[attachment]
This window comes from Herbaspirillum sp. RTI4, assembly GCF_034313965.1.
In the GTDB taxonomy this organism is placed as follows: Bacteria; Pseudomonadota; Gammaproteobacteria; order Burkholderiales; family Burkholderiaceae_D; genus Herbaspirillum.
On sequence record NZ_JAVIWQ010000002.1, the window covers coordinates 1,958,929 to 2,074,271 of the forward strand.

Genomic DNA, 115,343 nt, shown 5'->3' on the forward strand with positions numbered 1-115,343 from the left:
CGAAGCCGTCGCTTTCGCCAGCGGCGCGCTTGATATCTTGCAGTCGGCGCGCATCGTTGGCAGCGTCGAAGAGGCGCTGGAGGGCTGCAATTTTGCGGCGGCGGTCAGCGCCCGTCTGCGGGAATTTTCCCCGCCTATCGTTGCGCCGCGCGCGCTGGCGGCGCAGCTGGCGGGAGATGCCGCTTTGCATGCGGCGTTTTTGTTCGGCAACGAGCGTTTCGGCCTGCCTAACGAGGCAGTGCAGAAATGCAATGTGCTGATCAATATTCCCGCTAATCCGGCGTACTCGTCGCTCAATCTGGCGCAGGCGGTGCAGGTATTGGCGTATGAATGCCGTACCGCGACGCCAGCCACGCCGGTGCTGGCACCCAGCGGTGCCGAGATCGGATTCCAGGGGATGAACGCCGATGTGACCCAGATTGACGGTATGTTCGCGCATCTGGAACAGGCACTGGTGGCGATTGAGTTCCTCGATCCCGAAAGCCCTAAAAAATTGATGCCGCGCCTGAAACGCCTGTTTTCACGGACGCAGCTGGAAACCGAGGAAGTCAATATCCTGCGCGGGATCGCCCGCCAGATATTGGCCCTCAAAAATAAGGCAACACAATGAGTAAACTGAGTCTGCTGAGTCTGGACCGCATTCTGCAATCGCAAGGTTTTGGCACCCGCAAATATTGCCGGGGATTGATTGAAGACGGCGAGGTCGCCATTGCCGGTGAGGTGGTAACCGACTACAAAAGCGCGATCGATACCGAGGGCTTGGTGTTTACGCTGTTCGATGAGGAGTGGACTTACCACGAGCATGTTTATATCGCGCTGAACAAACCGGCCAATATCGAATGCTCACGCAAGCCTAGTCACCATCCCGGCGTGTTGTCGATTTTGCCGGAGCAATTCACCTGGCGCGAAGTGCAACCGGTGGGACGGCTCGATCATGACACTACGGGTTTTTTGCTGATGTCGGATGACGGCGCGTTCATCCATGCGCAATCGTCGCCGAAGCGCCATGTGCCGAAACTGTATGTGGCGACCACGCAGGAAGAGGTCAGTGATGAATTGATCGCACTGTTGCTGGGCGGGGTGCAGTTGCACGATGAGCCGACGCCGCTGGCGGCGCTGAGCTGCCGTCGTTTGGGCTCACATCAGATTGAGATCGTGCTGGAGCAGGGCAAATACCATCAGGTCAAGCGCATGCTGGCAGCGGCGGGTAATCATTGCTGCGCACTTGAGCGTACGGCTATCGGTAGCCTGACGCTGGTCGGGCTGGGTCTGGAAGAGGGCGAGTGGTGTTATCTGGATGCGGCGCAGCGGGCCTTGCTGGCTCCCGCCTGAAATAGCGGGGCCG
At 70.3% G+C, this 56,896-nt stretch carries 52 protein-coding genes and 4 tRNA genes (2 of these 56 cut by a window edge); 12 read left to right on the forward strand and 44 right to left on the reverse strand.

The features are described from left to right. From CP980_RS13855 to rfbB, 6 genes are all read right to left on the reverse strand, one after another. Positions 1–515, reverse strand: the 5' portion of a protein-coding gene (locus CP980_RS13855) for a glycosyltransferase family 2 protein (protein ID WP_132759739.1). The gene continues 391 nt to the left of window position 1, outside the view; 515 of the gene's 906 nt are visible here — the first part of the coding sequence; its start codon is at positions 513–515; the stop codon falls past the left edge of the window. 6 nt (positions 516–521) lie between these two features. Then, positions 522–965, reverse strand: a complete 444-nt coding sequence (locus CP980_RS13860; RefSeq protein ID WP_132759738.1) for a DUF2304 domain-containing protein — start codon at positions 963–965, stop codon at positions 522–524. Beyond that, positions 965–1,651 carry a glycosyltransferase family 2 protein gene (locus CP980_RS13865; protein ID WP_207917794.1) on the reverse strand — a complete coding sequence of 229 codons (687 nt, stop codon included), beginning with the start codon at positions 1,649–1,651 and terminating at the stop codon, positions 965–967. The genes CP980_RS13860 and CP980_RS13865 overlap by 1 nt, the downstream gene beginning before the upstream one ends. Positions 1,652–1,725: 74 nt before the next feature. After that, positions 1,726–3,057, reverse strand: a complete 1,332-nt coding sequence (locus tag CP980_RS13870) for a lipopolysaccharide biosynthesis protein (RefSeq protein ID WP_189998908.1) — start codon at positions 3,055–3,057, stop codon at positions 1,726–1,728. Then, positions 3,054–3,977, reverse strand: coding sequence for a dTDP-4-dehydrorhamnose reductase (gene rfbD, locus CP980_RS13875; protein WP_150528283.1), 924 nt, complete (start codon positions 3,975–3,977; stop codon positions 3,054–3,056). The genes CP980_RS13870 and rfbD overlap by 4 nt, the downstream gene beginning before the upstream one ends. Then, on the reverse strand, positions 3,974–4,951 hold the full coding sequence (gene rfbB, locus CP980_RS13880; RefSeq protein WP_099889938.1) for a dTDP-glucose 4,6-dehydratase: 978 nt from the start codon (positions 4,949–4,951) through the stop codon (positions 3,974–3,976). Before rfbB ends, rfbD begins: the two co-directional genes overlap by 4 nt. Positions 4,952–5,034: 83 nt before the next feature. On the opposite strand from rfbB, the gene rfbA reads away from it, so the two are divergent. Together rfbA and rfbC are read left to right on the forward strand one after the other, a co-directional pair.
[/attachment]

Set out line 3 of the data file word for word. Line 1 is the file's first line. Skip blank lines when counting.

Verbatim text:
On sequence record NZ_JAVIWQ010000002.1, the window covers coordinates 1,958,929 to 2,074,271 of the forward strand.